Ukraine’s 5 Dream Weapons It Could Use to Fight Russia – The Ukrainian military would like better arms systems to fight its enemies. That makes it like any armed force around the world, but Ukraine’s need is acute. Kyiv wants weapons that could help its defenders repel the Russian hordes and win the conflict as soon as possible. Not every system on its wish list makes sense. Cost rules some weapons out, as do training requirements, the need for spare parts, and essential maintenance necessities. But looking at the military hardware the Ukrainians would most like to receive from the United States and NATO tells us a lot about the nature of the Russia-Ukraine conflict.
The F-16: A Welcome Addition
F-16 fighters top the list. The Ukrainians are flying outdated, Soviet-era airplanes. They would dearly like to fly something more advanced, and the F-16 Fighting Falcon is a warplane known and loved around the world. It is also on the old side: It started production in 1974. That means certain countries could cut it loose to help the Ukrainian Air Force. Some 4,500 F-16s have been built, and 1,245 are still in service in active and reserve units of the U.S. Air Force.
The F-16 has proven itself in combat as a multi-role air dominance fighter. This all-weather, day-and-night fighter could take out enemy planes across Ukraine, but the F-16 is also adept at destroying ground targets in close air support.
A-10: Laying Waste to Russia’s Armor
Next on the list is the A-10 Thunderbolt II, which is better known by its nickname: the Warthog. This is a tank plinker extraordinaire. The Warthog was built especially to attack Soviet-made armor in a potential war against the USSR. The A-10 proved itself by knocking out numerous Iraqi tanks in Operation Desert Storm. Its surprised pilots received a hero’s welcome from media outlets after a short encounter with the Iraqis. Ukrainians manning the A-10 would devour Russia’s long armored vehicle columns.
M1 Abrams: The Difference Maker
The Abrams needs no introduction – Ukraine would love them. Its 120mm smoothbore gun is top-notch. It can reach a maximum speed of 42 miles per hour on roads. The Ukrainians are always looking for more ground attack capabilities. Why not supply them with M1 Abrams tanks? The United States has numerous Abrams in storage in Europe. Perhaps these could be dusted off, primed, and sent to Ukraine. This hunter-killer system would give Ukrainian tankers even greater confidence against Russian armor.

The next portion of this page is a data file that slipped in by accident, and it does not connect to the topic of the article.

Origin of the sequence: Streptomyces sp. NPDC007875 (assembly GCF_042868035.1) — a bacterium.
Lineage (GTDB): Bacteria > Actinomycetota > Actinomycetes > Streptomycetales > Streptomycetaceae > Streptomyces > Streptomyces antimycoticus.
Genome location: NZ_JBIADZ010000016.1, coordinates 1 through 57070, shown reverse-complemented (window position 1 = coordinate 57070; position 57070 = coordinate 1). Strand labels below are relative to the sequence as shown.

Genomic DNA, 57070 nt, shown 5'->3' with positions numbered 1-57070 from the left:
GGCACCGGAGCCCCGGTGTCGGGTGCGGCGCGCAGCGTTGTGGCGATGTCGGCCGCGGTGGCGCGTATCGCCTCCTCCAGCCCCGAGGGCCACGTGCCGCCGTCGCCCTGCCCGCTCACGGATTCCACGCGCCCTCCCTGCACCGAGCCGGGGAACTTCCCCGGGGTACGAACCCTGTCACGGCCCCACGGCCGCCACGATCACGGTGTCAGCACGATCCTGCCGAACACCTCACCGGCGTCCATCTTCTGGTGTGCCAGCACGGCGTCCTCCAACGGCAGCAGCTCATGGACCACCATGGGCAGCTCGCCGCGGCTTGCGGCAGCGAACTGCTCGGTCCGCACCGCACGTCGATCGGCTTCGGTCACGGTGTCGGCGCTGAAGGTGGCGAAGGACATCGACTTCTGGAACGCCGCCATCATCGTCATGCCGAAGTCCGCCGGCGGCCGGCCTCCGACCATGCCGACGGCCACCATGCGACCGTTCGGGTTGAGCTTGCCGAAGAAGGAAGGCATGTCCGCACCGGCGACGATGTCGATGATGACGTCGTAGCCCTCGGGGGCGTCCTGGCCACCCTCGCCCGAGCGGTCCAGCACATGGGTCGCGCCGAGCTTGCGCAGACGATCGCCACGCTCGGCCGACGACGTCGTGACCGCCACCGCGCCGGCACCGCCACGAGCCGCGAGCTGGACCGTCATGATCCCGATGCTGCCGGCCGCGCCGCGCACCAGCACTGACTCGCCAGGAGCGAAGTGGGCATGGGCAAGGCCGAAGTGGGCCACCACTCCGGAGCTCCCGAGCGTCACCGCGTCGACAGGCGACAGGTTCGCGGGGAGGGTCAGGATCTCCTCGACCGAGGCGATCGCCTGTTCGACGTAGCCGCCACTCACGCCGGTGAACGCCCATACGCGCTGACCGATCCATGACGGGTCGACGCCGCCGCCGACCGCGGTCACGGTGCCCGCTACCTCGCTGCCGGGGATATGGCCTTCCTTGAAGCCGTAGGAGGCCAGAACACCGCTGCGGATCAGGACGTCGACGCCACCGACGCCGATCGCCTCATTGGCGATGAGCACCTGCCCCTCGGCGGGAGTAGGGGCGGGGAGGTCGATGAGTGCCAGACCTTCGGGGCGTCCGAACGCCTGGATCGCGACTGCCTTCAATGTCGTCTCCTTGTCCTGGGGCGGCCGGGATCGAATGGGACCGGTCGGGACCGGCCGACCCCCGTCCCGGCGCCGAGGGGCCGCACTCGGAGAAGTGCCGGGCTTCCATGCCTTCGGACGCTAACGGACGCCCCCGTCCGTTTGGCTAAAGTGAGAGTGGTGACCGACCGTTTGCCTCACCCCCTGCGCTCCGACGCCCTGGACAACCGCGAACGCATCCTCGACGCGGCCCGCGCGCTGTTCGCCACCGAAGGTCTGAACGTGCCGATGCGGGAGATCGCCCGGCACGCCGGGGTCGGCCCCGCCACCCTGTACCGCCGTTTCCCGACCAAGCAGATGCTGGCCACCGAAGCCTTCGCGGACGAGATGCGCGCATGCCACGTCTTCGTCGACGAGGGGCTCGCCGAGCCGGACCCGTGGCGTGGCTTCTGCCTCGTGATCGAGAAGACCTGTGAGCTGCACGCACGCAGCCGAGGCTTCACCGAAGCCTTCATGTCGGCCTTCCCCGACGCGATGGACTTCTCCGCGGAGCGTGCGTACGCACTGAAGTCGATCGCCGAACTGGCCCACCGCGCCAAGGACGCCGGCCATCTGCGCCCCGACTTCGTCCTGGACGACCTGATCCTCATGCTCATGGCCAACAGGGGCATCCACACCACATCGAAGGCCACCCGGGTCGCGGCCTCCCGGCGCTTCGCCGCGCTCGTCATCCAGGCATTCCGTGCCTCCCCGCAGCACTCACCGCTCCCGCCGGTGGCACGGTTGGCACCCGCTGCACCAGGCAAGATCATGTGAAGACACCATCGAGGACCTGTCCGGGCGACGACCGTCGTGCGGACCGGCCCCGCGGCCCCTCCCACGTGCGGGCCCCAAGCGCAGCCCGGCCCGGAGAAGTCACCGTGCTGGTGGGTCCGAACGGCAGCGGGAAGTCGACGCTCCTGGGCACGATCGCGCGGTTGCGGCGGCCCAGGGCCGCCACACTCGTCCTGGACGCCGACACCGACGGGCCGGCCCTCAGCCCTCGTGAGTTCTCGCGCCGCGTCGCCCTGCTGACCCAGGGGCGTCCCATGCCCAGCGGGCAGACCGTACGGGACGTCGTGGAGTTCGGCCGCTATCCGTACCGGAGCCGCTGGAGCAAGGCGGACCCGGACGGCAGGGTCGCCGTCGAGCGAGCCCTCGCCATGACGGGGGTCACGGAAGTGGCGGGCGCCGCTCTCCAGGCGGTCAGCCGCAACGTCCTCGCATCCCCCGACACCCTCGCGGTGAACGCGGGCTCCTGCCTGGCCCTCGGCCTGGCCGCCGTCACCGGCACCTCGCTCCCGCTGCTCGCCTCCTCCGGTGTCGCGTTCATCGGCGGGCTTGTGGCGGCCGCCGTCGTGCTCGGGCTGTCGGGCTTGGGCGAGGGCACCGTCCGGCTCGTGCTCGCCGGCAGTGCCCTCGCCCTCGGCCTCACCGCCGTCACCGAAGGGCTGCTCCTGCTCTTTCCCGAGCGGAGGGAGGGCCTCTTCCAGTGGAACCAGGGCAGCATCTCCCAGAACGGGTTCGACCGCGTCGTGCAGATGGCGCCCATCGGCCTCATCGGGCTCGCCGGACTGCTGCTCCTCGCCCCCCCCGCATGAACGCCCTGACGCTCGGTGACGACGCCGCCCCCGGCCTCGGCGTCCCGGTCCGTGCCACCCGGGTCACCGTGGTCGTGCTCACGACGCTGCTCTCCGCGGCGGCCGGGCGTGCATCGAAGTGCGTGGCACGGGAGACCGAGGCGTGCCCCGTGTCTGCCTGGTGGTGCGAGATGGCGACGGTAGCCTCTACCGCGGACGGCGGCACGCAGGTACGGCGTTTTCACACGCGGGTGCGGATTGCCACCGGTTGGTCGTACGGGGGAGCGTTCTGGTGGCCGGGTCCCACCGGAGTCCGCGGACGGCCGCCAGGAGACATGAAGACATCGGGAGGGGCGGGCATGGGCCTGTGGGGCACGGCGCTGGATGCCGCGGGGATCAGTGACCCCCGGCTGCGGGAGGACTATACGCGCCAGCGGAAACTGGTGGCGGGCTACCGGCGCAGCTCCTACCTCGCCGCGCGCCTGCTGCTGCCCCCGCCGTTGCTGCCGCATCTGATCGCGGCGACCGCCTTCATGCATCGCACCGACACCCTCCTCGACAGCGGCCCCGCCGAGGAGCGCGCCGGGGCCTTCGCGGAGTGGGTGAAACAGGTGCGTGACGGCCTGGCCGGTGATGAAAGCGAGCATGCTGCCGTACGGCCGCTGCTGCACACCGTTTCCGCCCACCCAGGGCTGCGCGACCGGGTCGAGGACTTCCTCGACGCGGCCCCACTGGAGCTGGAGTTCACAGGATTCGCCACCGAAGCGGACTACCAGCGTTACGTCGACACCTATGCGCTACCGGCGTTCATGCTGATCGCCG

The Paladin: Self-Propelled Artillery
A self-propelled howitzer would pair well with Abrams tanks. Look no further than the Paladin M109. This system is the king of the battle. It has a huge 155mm gun. A well-trained, experienced crew on the move can stop and shoot in 60 seconds, then scoot the Paladin to a new location. Throw in an Excalibur guided projectile, and you have a force on the battlefield.
Patriot: The Adept Defender
The Ukrainians are doing an excellent job defending their airspace against Russian aircraft. S-300 surface-to-air missile systems and Stinger MANPADs have given the Russians fits. But the Ukrainians would love to have the American Patriot system on layaway. The Patriot can not only take out enemy airplanes, but it can also shoot down conventional missiles and cruise missiles. The system fires the highly capable Patriot Advanced Capability (PAC-3) interceptor. The missile has a range of 43 miles, and it can destroy targets flying at more than 14 miles of altitude. The minimum flight time is less than nine seconds, while the maximum is 3.5 minutes. The Patriot would bring doom to Russia’s air and rocket forces.
This is a dream sheet for the Ukrainians, but the United States and NATO are being careful about which arms systems go to the defenders, and it might not be possible to supply this kind of hardware. Training new users on the systems is prohibitive. It takes months, for example, to train pilots on the F-16. Other systems are too valuable to share. But Ukrainian President Volodymyr Zelenskyy can keep trying for new arms systems. It doesn’t hurt to ask.
Now serving as 1945’s Defense and National Security Editor, Brent M. Eastwood, PhD, is the author of Humans, Machines, and Data: Future Trends in Warfare. He is an Emerging Threats expert and former U.S. Army Infantry officer. You can follow him on Twitter @BMEastwood.